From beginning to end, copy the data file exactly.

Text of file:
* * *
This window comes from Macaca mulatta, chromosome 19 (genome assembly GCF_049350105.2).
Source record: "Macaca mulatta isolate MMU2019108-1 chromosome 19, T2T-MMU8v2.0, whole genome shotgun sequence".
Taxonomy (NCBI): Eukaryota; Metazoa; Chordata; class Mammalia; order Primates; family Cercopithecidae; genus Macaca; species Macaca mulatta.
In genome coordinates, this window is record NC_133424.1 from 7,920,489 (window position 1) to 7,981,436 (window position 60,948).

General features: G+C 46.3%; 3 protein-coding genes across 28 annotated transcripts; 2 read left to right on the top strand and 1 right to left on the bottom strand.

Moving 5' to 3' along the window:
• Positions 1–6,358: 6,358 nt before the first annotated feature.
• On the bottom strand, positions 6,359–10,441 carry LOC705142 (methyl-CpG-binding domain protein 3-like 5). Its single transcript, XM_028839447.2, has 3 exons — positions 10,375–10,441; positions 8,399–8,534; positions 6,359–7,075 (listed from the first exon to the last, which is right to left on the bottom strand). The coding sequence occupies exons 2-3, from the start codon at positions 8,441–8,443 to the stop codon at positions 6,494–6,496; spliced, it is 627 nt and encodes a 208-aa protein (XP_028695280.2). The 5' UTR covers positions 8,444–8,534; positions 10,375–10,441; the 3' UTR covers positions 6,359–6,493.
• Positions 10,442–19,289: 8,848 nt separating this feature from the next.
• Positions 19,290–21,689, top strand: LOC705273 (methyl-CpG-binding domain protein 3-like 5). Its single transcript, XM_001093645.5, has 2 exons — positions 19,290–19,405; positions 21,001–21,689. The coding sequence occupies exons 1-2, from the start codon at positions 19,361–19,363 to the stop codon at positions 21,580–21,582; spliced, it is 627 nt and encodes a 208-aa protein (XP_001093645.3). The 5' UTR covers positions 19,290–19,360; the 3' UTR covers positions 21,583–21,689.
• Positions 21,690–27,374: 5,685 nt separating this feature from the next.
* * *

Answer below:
This window comes from Macaca mulatta, chromosome 19 (genome assembly GCF_049350105.2).
Source record: "Macaca mulatta isolate MMU2019108-1 chromosome 19, T2T-MMU8v2.0, whole genome shotgun sequence".
Taxonomy (NCBI): Eukaryota; Metazoa; Chordata; class Mammalia; order Primates; family Cercopithecidae; genus Macaca; species Macaca mulatta.
In genome coordinates, this window is record NC_133424.1 from 7,920,489 (window position 1) to 7,981,436 (window position 60,948).

General features: G+C 46.3%; 3 protein-coding genes across 28 annotated transcripts; 2 read left to right on the top strand and 1 right to left on the bottom strand.

Moving 5' to 3' along the window:
• Positions 1–6,358: 6,358 nt before the first annotated feature.
• On the bottom strand, positions 6,359–10,441 carry LOC705142 (methyl-CpG-binding domain protein 3-like 5). Its single transcript, XM_028839447.2, has 3 exons — positions 10,375–10,441; positions 8,399–8,534; positions 6,359–7,075 (listed from the first exon to the last, which is right to left on the bottom strand). The coding sequence occupies exons 2-3, from the start codon at positions 8,441–8,443 to the stop codon at positions 6,494–6,496; spliced, it is 627 nt and encodes a 208-aa protein (XP_028695280.2). The 5' UTR covers positions 8,444–8,534; positions 10,375–10,441; the 3' UTR covers positions 6,359–6,493.
• Positions 10,442–19,289: 8,848 nt separating this feature from the next.
• Positions 19,290–21,689, top strand: LOC705273 (methyl-CpG-binding domain protein 3-like 5). Its single transcript, XM_001093645.5, has 2 exons — positions 19,290–19,405; positions 21,001–21,689. The coding sequence occupies exons 1-2, from the start codon at positions 19,361–19,363 to the stop codon at positions 21,580–21,582; spliced, it is 627 nt and encodes a 208-aa protein (XP_001093645.3). The 5' UTR covers positions 19,290–19,360; the 3' UTR covers positions 21,583–21,689.
• Positions 21,690–27,374: 5,685 nt separating this feature from the next.